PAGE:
Thousands of victims of the failed overseas cash firm Crown Currency Exchange have still to send vital forms to help reclaim some of their lost money.
Only 8,000 of the 13,000 victims have sent back 'proof of debt' forms, according to the official report to creditors (those owed money) released today by Crown's joint administrators MCR and SPW (see the Crown goes into administration MSE News story).
The leaves 5,000 still to claim cash that has disappeared following the company's collapse last month.
View the report by clicking on the Crown creditors report link, though it's a large file so please be patient while downloading.
The bad news, as suspected from the outset, is victims are unlikely to see much more than 15% of their money when the company's assets are distributed to creditors.
Most handed over sterling hoping to get foreign currency, which has not arrived. The majority of transactions were worth between £100 and £20,000 though a few were worth between £100,000 and £400,000.
The 8,000 forms sent so far relate to £16.4 million in owed currency. The total is £20 million, which means £3.6 million is unaccounted for.
Harold Sorsky, from SPW, says: "This is a very challenging situation that we are having to unravel. We are working hard to resolve the problems faced by customers.
"We are continuing to urge any former customers of CCE who have not already done so, to contact us and ensure they complete a proof of debt form which is available on the joint administrators' websites."
How much will victims get?
The administrators say the percentage of cash people will get back is still unclear.
Yet looking at the figures published in the report, the total is likely to hover around the 15% mark at best.
Crown has assets of £3.6 million in cash and equipment, while it owes £20 million to customers, £154,700 to the taxman and nominal sums to staff and suppliers.
This indicates an 18% payout on first glance, but it's not that simple.
The £3.6 million asset pool will drop once the administrators' fees have been deducted. Already, the administration has cost almost half a million pounds, though the initial set-up costs tend to be far higher at the start of any process.
The administrators may yet add to the pool if they find evidence to successfully take legal action against any liable parties to seize their assets, yet it is too early to know whether that will happen, or whether there are any grounds for a claim.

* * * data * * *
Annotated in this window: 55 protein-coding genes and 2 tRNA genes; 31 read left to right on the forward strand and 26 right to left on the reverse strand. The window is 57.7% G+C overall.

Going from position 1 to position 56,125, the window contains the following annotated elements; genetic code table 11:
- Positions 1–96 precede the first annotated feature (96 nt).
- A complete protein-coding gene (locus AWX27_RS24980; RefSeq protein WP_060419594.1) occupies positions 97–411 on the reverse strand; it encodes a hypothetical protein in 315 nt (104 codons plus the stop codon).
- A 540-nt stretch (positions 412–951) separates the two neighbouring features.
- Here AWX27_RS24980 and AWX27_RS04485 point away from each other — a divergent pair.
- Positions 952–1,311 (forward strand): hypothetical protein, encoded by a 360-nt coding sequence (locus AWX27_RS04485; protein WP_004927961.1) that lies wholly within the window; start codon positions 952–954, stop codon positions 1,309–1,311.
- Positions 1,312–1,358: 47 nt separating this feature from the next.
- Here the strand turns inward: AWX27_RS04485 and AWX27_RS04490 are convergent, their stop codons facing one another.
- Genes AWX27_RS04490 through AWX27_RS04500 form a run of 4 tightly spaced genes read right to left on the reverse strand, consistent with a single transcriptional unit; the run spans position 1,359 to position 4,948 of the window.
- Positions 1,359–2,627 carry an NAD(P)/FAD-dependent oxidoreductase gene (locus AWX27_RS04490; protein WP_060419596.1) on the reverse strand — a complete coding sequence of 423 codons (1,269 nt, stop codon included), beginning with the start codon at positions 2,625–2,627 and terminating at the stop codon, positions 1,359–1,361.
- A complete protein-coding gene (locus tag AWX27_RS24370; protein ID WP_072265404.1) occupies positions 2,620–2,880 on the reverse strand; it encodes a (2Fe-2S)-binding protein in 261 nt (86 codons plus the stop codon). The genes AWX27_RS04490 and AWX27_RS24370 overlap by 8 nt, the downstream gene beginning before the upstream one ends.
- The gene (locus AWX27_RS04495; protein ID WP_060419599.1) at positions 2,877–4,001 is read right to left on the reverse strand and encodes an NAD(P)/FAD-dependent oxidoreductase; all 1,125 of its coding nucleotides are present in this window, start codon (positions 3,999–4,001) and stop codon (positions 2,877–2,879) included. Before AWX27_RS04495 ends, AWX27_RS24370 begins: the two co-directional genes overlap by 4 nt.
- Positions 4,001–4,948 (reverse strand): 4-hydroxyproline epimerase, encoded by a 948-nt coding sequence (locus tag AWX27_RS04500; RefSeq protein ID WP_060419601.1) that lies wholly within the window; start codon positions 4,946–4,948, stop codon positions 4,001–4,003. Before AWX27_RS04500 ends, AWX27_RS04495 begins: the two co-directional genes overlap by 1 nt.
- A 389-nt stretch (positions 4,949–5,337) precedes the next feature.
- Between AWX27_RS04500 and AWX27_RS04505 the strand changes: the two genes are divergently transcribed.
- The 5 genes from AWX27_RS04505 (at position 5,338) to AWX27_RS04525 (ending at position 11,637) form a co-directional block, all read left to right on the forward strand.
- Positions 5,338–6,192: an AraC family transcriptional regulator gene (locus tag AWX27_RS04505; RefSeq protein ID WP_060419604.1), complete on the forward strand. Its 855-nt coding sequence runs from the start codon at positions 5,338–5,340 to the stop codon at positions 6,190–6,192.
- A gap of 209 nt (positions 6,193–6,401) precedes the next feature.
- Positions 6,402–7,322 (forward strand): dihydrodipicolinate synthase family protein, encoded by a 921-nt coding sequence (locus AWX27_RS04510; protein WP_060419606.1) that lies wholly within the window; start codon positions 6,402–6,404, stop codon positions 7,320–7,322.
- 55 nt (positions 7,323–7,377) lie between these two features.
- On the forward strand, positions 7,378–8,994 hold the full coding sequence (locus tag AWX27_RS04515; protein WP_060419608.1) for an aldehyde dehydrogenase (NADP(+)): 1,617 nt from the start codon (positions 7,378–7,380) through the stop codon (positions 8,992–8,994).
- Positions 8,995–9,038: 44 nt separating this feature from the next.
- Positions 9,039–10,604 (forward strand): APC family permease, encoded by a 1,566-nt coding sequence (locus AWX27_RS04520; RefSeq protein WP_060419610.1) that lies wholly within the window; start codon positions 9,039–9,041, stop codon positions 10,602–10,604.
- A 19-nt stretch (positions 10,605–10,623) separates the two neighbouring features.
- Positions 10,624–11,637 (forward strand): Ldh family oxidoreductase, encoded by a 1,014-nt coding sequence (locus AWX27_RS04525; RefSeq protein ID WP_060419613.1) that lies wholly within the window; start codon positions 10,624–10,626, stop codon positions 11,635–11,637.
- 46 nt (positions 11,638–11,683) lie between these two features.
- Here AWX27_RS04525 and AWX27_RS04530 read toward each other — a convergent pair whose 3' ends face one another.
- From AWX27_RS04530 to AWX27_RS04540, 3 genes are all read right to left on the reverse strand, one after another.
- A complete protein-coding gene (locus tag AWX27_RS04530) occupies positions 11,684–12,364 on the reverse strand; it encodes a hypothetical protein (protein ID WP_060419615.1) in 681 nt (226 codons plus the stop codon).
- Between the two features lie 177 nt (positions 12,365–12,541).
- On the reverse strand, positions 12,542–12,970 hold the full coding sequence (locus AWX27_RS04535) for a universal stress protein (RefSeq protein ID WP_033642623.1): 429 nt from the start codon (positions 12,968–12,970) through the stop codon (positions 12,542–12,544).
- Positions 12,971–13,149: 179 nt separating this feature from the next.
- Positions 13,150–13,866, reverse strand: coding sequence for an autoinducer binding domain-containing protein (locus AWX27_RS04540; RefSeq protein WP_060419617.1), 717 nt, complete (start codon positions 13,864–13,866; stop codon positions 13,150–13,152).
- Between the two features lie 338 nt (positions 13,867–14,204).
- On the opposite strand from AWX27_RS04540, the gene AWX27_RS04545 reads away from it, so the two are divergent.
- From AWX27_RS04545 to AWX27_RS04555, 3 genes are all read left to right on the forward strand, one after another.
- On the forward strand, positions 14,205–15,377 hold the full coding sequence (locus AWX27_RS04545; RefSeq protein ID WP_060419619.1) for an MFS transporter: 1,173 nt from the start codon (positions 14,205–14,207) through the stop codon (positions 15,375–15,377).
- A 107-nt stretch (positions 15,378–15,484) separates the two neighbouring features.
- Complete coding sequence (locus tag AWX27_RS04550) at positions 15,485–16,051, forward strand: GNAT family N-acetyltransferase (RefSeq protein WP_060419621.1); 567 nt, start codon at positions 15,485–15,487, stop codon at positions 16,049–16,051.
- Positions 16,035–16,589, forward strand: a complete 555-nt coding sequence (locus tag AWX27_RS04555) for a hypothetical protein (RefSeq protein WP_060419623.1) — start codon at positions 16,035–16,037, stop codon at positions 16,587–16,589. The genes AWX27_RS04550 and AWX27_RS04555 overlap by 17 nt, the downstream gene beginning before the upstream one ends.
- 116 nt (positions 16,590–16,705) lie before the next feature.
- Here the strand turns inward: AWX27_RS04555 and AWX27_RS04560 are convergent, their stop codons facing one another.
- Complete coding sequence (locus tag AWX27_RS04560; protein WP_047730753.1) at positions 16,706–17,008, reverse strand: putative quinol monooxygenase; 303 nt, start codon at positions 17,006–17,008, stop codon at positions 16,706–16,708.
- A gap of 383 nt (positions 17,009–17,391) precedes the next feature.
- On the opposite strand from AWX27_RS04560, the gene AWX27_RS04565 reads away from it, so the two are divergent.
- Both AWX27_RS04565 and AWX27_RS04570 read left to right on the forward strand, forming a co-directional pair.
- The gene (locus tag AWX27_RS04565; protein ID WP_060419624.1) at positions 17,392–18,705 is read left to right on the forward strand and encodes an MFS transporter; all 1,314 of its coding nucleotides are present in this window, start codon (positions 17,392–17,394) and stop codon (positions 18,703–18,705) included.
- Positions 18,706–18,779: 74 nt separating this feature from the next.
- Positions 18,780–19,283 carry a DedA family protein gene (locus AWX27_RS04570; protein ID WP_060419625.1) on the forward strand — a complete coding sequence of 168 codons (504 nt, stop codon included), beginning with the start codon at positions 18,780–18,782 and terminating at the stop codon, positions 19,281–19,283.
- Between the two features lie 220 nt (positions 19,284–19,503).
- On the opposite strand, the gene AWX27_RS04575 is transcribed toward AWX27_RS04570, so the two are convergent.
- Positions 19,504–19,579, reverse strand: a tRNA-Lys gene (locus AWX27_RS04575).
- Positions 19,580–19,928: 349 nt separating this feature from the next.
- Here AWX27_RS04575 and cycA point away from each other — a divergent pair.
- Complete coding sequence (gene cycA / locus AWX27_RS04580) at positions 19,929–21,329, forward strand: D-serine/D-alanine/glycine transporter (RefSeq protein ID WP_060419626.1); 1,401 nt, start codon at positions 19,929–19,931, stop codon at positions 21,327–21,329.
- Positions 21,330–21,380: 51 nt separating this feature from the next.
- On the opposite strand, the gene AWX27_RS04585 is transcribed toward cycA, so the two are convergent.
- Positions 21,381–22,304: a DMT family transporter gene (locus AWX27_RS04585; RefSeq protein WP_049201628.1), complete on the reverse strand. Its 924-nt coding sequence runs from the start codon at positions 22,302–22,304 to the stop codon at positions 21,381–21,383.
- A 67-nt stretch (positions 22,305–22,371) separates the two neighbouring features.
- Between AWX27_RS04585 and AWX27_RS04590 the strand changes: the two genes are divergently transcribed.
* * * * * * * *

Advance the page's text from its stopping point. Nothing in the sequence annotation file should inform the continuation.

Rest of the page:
What else does the report state?
Key points also raised include:
Those who ordered money shortly before the company's demise may be placed higher up the priority list when the company's funds are dished out to creditors. Between 29 September and 4 October (the dates, respectively, when Crown's bank Barclays froze its account and the company went into administration) Crown took around £1.1 million in customer payments (see the Limited hope for some Crown victims MSE News story).
The administrators says no consumer protection is in place (see the Treasury rejects currency regulation reform MSE News story).
- Barclays has been exonerated of any blame after some questioned why it failed to help close Crown earlier. In fact, the administrators say the bank tried to enquire about the firm's business model but "it appears from the administrators' investigations that information provided by the companies [Crown and its holding company, Crown Holdings] in relation to its hedging strategy was inaccurate".
- The administrators say the financial position of the company is uncertain, adding: "No management accounts were ever produced and there is little correlation between accounts filed at the Registrar of Companies [Companies' House] and the internal accounting system. The administrators are continuing investigations into this issue."
Further reading/Key links